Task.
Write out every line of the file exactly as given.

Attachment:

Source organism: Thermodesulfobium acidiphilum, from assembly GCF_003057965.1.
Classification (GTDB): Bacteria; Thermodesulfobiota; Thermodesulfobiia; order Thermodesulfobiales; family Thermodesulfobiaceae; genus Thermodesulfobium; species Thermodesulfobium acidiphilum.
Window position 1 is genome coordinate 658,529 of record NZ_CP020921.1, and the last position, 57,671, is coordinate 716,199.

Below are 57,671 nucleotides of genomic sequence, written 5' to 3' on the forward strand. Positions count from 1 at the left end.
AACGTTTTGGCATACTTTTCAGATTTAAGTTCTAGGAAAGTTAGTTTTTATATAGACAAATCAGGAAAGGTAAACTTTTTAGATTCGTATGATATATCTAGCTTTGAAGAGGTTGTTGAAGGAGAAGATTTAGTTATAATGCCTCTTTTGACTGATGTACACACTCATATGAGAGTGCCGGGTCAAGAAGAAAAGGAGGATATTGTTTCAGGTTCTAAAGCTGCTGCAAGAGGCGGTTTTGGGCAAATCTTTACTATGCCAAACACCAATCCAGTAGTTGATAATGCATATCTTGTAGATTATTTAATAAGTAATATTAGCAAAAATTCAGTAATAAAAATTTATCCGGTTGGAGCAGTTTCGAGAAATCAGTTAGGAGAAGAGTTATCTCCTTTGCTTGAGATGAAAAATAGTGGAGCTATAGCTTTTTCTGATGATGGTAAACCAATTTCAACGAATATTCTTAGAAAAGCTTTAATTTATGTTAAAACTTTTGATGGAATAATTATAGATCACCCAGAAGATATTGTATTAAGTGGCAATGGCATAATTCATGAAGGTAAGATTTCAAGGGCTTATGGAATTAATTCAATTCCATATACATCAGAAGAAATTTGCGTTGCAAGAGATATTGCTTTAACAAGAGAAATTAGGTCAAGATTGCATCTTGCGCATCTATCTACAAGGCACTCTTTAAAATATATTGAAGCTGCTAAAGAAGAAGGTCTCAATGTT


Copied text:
Source organism: Thermodesulfobium acidiphilum, from assembly GCF_003057965.1.
Classification (GTDB): Bacteria; Thermodesulfobiota; Thermodesulfobiia; order Thermodesulfobiales; family Thermodesulfobiaceae; genus Thermodesulfobium; species Thermodesulfobium acidiphilum.
Window position 1 is genome coordinate 658,529 of record NZ_CP020921.1, and the last position, 57,671, is coordinate 716,199.

Below are 57,671 nucleotides of genomic sequence, written 5' to 3' on the forward strand. Positions count from 1 at the left end.
AACGTTTTGGCATACTTTTCAGATTTAAGTTCTAGGAAAGTTAGTTTTTATATAGACAAATCAGGAAAGGTAAACTTTTTAGATTCGTATGATATATCTAGCTTTGAAGAGGTTGTTGAAGGAGAAGATTTAGTTATAATGCCTCTTTTGACTGATGTACACACTCATATGAGAGTGCCGGGTCAAGAAGAAAAGGAGGATATTGTTTCAGGTTCTAAAGCTGCTGCAAGAGGCGGTTTTGGGCAAATCTTTACTATGCCAAACACCAATCCAGTAGTTGATAATGCATATCTTGTAGATTATTTAATAAGTAATATTAGCAAAAATTCAGTAATAAAAATTTATCCGGTTGGAGCAGTTTCGAGAAATCAGTTAGGAGAAGAGTTATCTCCTTTGCTTGAGATGAAAAATAGTGGAGCTATAGCTTTTTCTGATGATGGTAAACCAATTTCAACGAATATTCTTAGAAAAGCTTTAATTTATGTTAAAACTTTTGATGGAATAATTATAGATCACCCAGAAGATATTGTATTAAGTGGCAATGGCATAATTCATGAAGGTAAGATTTCAAGGGCTTATGGAATTAATTCAATTCCATATACATCAGAAGAAATTTGCGTTGCAAGAGATATTGCTTTAACAAGAGAAATTAGGTCAAGATTGCATCTTGCGCATCTATCTACAAGGCACTCTTTAAAATATATTGAAGCTGCTAAAGAAGAAGGTCTCAATGTT